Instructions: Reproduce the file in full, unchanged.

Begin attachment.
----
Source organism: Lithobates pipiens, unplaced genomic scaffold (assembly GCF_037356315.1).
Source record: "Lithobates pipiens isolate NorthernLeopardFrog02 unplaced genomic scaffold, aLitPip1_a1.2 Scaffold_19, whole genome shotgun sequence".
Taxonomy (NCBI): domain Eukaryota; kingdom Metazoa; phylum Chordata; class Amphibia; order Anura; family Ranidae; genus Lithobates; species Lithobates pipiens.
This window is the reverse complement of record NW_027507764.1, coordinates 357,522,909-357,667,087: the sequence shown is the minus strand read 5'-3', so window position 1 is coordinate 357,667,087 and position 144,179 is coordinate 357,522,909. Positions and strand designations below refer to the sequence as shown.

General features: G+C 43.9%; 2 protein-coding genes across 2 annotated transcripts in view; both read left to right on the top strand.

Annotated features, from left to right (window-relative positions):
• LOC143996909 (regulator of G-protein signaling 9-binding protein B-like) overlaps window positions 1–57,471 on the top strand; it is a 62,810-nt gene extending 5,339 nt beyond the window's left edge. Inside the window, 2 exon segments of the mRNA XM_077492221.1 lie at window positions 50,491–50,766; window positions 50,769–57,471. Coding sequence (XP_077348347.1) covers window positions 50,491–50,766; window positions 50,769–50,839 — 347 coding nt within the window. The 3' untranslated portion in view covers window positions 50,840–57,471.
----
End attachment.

Source organism: Lithobates pipiens, unplaced genomic scaffold (assembly GCF_037356315.1).
Source record: "Lithobates pipiens isolate NorthernLeopardFrog02 unplaced genomic scaffold, aLitPip1_a1.2 Scaffold_19, whole genome shotgun sequence".
Taxonomy (NCBI): domain Eukaryota; kingdom Metazoa; phylum Chordata; class Amphibia; order Anura; family Ranidae; genus Lithobates; species Lithobates pipiens.
This window is the reverse complement of record NW_027507764.1, coordinates 357,522,909-357,667,087: the sequence shown is the minus strand read 5'-3', so window position 1 is coordinate 357,667,087 and position 144,179 is coordinate 357,522,909. Positions and strand designations below refer to the sequence as shown.

General features: G+C 43.9%; 2 protein-coding genes across 2 annotated transcripts in view; both read left to right on the top strand.

Annotated features, from left to right (window-relative positions):
• LOC143996909 (regulator of G-protein signaling 9-binding protein B-like) overlaps window positions 1–57,471 on the top strand; it is a 62,810-nt gene extending 5,339 nt beyond the window's left edge. Inside the window, 2 exon segments of the mRNA XM_077492221.1 lie at window positions 50,491–50,766; window positions 50,769–57,471. Coding sequence (XP_077348347.1) covers window positions 50,491–50,766; window positions 50,769–50,839 — 347 coding nt within the window. The 3' untranslated portion in view covers window positions 50,840–57,471.